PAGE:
The money that someone spends on paying someone to do the yard work is offset by gains and personal time with the family or hobbies. Realize that your time as a professional is worth money. In the beginning of staring a practice, it is nice to have control in your hand. However, as you continue to grow you will have to learn how to delegate these tasks.

You will always have the opportunity to make more money by working more hours. At a certain point, sanity and living life is severely sacrificed with the more work that you can take on.

Know what your threshold is to avoid burnout.

Learn To Delegate. Be A Boss

Most of my administrate time now is spent on growing my business. The majority of the daily task are set on autopilot by specific instructions that I have given to specific employees.

For example, instead of me being in charge of making purchases for the clinic for all medical equipment, I have one of my staff members buy what we need.

Whenever purchases are made by this employee, I automatically get an email from the purchasing website. If there is something egregious, I can simply log online and cancel the order. This has yet to happen. By giving this  employee control of medical supply orders, there is a level of pride in doing that job well. I have found that delegating the right task to the right individual leads to good things happening for the clinic without me having to micromanage.

Find people who are reliable and want to grow with the practice. Give them a level of autonomy and responsibility over a part of the clinic. They will most likely surprise you on how well they do.

 

How Much Time I Spend On Running My Medical Practice

Before I started my practice, I was spending 30 to 40 hours a week getting ready to open doors.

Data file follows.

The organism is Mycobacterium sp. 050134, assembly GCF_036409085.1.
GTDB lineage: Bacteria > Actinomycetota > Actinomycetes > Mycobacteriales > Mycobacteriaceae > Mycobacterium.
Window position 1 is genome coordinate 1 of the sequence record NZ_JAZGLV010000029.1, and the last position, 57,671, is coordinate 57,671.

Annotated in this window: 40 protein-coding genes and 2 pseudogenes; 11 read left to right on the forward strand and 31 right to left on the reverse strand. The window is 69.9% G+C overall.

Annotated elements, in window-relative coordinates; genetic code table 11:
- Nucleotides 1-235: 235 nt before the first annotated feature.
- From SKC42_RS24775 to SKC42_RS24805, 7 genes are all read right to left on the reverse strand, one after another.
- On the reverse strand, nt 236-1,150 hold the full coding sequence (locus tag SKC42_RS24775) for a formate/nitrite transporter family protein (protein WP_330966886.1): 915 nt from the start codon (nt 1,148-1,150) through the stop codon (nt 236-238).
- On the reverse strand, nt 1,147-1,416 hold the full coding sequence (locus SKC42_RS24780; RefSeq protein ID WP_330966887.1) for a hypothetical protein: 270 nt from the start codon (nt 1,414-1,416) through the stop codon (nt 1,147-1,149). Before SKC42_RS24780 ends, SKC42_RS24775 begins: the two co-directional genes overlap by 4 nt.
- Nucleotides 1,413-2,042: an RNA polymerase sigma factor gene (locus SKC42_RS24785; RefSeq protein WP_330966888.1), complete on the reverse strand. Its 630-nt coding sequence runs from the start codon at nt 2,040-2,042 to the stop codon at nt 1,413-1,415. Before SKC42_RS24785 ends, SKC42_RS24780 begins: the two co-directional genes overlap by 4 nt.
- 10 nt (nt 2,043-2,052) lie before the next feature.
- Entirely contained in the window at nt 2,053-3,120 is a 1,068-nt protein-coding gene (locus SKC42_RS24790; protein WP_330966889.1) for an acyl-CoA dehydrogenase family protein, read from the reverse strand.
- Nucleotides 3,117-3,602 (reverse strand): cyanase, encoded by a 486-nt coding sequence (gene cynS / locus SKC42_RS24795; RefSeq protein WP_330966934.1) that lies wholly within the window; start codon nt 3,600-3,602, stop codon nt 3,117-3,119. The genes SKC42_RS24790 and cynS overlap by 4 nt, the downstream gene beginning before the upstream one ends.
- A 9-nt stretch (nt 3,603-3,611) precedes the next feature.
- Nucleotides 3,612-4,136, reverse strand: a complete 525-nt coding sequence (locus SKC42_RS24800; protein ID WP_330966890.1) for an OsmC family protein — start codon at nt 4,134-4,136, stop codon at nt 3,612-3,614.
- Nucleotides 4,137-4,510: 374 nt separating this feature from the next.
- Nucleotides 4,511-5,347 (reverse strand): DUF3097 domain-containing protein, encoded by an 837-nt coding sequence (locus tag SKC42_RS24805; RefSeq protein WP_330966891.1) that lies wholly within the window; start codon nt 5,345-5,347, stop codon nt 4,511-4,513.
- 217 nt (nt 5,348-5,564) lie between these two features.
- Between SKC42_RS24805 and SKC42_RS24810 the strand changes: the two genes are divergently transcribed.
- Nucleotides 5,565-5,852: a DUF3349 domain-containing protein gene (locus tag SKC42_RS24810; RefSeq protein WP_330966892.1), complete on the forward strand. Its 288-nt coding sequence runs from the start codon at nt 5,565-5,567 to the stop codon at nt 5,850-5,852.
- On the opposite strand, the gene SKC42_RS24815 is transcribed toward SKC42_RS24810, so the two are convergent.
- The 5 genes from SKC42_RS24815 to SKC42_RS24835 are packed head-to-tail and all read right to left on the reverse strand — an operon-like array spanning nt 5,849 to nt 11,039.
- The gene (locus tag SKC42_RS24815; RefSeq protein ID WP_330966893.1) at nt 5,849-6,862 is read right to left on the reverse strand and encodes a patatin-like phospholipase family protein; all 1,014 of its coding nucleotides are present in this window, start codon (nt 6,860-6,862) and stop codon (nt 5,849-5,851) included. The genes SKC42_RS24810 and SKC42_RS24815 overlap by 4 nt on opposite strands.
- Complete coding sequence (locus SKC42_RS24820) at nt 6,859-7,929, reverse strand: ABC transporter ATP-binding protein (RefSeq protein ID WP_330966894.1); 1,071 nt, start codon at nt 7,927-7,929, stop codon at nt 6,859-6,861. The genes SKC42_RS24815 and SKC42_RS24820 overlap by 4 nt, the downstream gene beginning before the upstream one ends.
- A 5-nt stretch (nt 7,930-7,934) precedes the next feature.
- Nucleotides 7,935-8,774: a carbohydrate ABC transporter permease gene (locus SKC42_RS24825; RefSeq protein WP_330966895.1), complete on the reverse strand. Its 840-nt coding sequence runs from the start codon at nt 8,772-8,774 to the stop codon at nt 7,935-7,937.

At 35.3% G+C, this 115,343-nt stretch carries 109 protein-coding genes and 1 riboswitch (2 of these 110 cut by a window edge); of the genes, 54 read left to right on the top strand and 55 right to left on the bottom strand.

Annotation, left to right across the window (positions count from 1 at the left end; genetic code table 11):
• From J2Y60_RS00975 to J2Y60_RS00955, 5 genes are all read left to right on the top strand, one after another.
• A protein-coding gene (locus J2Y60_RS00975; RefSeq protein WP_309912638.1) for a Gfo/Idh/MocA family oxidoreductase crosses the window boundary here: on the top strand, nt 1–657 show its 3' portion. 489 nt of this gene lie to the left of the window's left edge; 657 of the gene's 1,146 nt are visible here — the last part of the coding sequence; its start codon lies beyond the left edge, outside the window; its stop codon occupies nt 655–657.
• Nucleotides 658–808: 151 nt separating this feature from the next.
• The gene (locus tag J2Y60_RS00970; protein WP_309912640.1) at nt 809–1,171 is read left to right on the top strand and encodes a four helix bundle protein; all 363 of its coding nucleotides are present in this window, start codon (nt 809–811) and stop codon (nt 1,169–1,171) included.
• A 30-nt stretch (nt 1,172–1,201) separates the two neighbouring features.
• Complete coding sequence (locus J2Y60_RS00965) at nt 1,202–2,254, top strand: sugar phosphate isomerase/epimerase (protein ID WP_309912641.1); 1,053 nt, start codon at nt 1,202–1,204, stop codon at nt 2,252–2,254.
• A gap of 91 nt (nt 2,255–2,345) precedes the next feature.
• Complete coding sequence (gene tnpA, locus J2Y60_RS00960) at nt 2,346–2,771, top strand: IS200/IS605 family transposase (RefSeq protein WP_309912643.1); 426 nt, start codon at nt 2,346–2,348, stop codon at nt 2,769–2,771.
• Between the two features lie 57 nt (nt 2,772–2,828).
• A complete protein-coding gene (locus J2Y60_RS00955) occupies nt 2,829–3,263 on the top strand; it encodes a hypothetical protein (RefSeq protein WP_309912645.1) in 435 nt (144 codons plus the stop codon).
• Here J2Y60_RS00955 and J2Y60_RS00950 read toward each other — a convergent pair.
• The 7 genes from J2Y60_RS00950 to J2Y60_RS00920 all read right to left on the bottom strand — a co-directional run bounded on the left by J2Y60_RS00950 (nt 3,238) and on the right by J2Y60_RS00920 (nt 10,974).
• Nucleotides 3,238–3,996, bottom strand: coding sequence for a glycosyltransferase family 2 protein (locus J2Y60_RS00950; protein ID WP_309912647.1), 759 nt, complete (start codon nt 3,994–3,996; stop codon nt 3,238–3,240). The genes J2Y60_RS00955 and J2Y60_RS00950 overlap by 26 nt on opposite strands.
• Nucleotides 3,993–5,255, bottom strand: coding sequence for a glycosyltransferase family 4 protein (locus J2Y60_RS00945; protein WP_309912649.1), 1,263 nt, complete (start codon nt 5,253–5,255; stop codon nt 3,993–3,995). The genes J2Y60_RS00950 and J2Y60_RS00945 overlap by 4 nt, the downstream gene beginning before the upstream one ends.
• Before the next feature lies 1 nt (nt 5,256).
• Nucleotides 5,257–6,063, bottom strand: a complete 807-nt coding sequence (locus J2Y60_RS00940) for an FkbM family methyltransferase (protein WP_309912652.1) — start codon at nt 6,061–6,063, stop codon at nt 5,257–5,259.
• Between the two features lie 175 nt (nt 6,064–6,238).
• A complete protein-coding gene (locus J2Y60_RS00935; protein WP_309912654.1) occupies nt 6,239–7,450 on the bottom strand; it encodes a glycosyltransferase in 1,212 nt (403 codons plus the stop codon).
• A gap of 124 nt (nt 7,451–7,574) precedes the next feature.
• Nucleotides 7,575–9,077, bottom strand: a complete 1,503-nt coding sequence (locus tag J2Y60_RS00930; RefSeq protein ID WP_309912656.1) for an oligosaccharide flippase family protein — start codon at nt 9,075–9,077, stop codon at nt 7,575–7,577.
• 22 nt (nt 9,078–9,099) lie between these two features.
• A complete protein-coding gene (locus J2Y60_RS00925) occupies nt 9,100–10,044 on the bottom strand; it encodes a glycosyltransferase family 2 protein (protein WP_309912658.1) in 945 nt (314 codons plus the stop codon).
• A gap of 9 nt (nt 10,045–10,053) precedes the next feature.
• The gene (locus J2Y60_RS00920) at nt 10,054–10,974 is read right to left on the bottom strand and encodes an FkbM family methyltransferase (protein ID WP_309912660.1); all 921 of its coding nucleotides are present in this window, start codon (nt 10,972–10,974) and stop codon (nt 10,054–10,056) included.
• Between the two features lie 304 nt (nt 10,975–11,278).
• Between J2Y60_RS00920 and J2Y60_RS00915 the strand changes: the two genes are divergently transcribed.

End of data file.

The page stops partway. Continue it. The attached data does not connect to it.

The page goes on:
Once a start of my practice for the first couple of months, I continued to spend 30 to 40 hours a week on the administrative task. This included being involved in all hiring’s and firings. I also was ordering all supplies, adding on phones as we expanded. Basically anything that the business needed to operate I was 100% involved in.

Once I hired my second physician and we had 5 total other employees working for us, it was easy to start offloading task onto other people.

I now spend about 10 hours a week on administrative tasks.

However, as stated above this is for different reasons rather than just running the clinic. I spent about 1 hour a week on actually maintenance or running my clinic.

The bulk of my time is spent on growth. I am in the process of hiring yet another physician to join me. I am also in the process of looking to open a second location even as we are about to move into a new office building to continue to grow my business.

We continue to grow at about 15 %per month. This type of growth takes a lot of work to sustain which is were all my energy goes.

The amount of time you spend on your practice admin work is up to you. I would estimate that it takes about a year to get things on autopilot. At that point, you should only be spending 1-2 hours a week on admin tasks unless you are growing your business.

2 thoughts on “Time It Takes To Start And Run A Medical Practice

  • June 20, 2020 at 11:24 AM
    Permalink

    I am amazed you have no issues with FFS model for primary care. A lot of doctors dont seem to want to deal with the hassle.
    Why is that ?

    Reply
    • June 20, 2020 at 11:32 AM
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      Hi,

      I would not say that I have no issues with it. There are quite a few issues but the hassle is not really all that bad. People like to complain about it but overall I enjoy my practice.

      My lack of total hate for FFS may be because I helped run family businesses that I was involved with prior to entering medicine. I realized that 30, 60, 90-day payments are not uncommon and other industries. Tracking down payment from a HVAC company who is on the verge of bankruptcy was way more stressful than dealing with Aetna. Tracking down money from construction projects was waaaaay harder than FFS is. This is a cakewalk compared to trying to collect those types of income. So, like many things in life, it is all relative.

      Reply